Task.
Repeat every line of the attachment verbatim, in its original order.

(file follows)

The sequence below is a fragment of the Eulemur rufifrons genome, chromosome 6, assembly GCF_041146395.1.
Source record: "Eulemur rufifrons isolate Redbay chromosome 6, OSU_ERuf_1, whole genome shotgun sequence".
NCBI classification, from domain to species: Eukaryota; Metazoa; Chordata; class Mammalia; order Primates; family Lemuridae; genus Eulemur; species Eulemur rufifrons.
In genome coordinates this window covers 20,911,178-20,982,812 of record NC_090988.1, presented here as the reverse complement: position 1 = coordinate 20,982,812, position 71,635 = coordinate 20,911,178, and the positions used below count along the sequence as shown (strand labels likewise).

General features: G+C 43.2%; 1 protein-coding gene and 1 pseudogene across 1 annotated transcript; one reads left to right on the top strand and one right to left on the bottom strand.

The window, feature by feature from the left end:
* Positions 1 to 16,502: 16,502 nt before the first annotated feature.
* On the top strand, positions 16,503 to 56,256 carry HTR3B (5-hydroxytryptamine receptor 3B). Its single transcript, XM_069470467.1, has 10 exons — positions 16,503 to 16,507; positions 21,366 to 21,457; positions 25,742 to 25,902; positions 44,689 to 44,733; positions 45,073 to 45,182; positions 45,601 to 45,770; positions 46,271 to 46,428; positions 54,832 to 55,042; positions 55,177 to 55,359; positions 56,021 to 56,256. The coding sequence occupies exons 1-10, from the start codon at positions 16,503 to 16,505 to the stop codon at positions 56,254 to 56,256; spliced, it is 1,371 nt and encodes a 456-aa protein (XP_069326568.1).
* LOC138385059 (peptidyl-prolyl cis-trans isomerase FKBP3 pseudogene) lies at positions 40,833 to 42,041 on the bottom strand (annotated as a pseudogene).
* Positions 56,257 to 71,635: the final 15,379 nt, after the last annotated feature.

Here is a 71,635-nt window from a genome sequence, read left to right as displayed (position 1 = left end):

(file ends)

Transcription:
The sequence below is a fragment of the Eulemur rufifrons genome, chromosome 6, assembly GCF_041146395.1.
Source record: "Eulemur rufifrons isolate Redbay chromosome 6, OSU_ERuf_1, whole genome shotgun sequence".
NCBI classification, from domain to species: Eukaryota; Metazoa; Chordata; class Mammalia; order Primates; family Lemuridae; genus Eulemur; species Eulemur rufifrons.
In genome coordinates this window covers 20,911,178-20,982,812 of record NC_090988.1, presented here as the reverse complement: position 1 = coordinate 20,982,812, position 71,635 = coordinate 20,911,178, and the positions used below count along the sequence as shown (strand labels likewise).

General features: G+C 43.2%; 1 protein-coding gene and 1 pseudogene across 1 annotated transcript; one reads left to right on the top strand and one right to left on the bottom strand.

The window, feature by feature from the left end:
* Positions 1 to 16,502: 16,502 nt before the first annotated feature.
* On the top strand, positions 16,503 to 56,256 carry HTR3B (5-hydroxytryptamine receptor 3B). Its single transcript, XM_069470467.1, has 10 exons — positions 16,503 to 16,507; positions 21,366 to 21,457; positions 25,742 to 25,902; positions 44,689 to 44,733; positions 45,073 to 45,182; positions 45,601 to 45,770; positions 46,271 to 46,428; positions 54,832 to 55,042; positions 55,177 to 55,359; positions 56,021 to 56,256. The coding sequence occupies exons 1-10, from the start codon at positions 16,503 to 16,505 to the stop codon at positions 56,254 to 56,256; spliced, it is 1,371 nt and encodes a 456-aa protein (XP_069326568.1).
* LOC138385059 (peptidyl-prolyl cis-trans isomerase FKBP3 pseudogene) lies at positions 40,833 to 42,041 on the bottom strand (annotated as a pseudogene).
* Positions 56,257 to 71,635: the final 15,379 nt, after the last annotated feature.

Here is a 71,635-nt window from a genome sequence, read left to right as displayed (position 1 = left end):